On laundry: Almost everywhere you go in Mexico City, you’ll see laundry hanging on the rooftops. Sometimes the laundry is hung according to color, sometimes it is hung according to size or type, sometimes it has no rhyme or reason. Sometimes I feel like I get a peek into the personalities of Mexican families, just by studying their laundry-hanging patterns.
We hang our laundry on our rooftop, too. Every time, I mentally whine about having to lug our clothes up four flights of stairs, but once I’m on the roof I stop pitying myself, and start pitying people in other parts of the world for not getting such a magnificent view while they do their laundry. My kids beg to go up with me, and so we end up making it a bit of a family affair—they ride their scooters, build forts and play tag around the roof while I hang up the clothes.
On street art: Diego Rivera, one of Mexico’s most beloved artists, believed that art should be enjoyed by everyone—especially the working class and the poor. So he dedicated himself to painting murals in public spaces. Mexico City is all about this idea of “art for the people.” Every day we pass the enormous mural along the exterior wall of the local cinema, the display of giant Samurai head sculptures along the street in our neighborhood and the brightly painted birds on the building next to ours.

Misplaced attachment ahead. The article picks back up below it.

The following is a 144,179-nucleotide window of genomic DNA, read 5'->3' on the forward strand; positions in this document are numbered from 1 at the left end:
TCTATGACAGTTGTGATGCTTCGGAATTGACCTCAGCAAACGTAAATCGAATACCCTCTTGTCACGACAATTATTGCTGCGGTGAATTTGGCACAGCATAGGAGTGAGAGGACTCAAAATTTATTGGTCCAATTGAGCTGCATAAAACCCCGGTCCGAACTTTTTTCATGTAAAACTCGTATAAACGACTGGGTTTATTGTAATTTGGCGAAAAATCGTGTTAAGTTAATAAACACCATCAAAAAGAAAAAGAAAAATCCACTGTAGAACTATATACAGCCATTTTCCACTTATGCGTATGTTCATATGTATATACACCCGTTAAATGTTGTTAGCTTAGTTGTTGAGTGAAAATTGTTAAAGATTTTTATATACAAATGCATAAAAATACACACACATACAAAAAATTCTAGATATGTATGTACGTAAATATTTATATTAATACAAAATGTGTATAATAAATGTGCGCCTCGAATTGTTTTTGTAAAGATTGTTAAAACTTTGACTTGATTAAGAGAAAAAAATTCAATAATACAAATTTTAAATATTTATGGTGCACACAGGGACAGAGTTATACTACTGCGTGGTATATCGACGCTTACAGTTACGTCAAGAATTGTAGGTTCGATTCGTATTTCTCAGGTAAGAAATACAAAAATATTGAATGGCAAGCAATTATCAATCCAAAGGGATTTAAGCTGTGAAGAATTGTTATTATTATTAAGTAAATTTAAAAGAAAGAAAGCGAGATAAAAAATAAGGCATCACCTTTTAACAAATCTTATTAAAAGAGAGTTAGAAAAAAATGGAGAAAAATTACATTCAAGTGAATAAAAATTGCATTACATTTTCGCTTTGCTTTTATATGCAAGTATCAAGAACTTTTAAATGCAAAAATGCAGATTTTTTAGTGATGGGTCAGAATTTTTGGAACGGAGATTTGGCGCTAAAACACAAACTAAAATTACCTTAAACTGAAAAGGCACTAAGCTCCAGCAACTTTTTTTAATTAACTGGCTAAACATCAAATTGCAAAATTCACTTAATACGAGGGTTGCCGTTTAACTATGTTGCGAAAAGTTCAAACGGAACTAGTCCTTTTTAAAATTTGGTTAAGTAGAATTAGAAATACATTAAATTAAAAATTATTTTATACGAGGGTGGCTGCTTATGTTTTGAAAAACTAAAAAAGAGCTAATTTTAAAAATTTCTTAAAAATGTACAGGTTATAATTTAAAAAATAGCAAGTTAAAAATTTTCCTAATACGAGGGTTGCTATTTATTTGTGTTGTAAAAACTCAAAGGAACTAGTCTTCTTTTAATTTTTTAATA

On wealth extremes: A few months after arriving in Mexico City, I found myself at a Starbucks in a ritzy neighborhood. I had a good book with me and figured that I’d indulge in an hour of reading and praying before I had to head back to my side of town. As I sat there in my jeans and T-shirt, I grew increasingly aware of the people walking into Starbucks. Many had chauffeurs in luxury vehicles parked outside; they wore Italian leather boots with matching handbags. Every woman seemed to have an expensive haircut and lots of bling.
I felt so out of place.
I panicked; I had to get out of there! I didn’t belong! So I grabbed my cup, ran out to the street, and hailed the little passenger van that would take me home. (These vans are a cheap, common form of public transport—essentially gutted minivans rebuilt to cram in as many people as possible.) And there I sat, gripping my Venti cappuccino, crammed into a six-passenger van with 15 women who had probably never stepped foot into a Starbucks; women who probably fed lunch to their entire extended family with the same amount of money I spent on my coffee. And suddenly…I again felt so out of place.
That day captured one of my biggest struggles living in Mexico City: the tremendous class differences. From one street to the next, we find ourselves thrust into extreme wealth or extreme poverty. This constant juxtaposition of excess and need keeps my heart and mind racing, pushing me to evaluate what I own and why I own it; pushing me to ask myself if I find my identity in my belongings or social status; forcing me to dig deeper into what genuine need is, and what we as a family can do to care for people in need.
This self evaluation is often uncomfortable, but even so, I am thankful that my family is having to wrestle with these questions. The discussion itself makes us richer.
(Thank you to my fantastic friend and writer Lina Perl for help reporting and interviewing)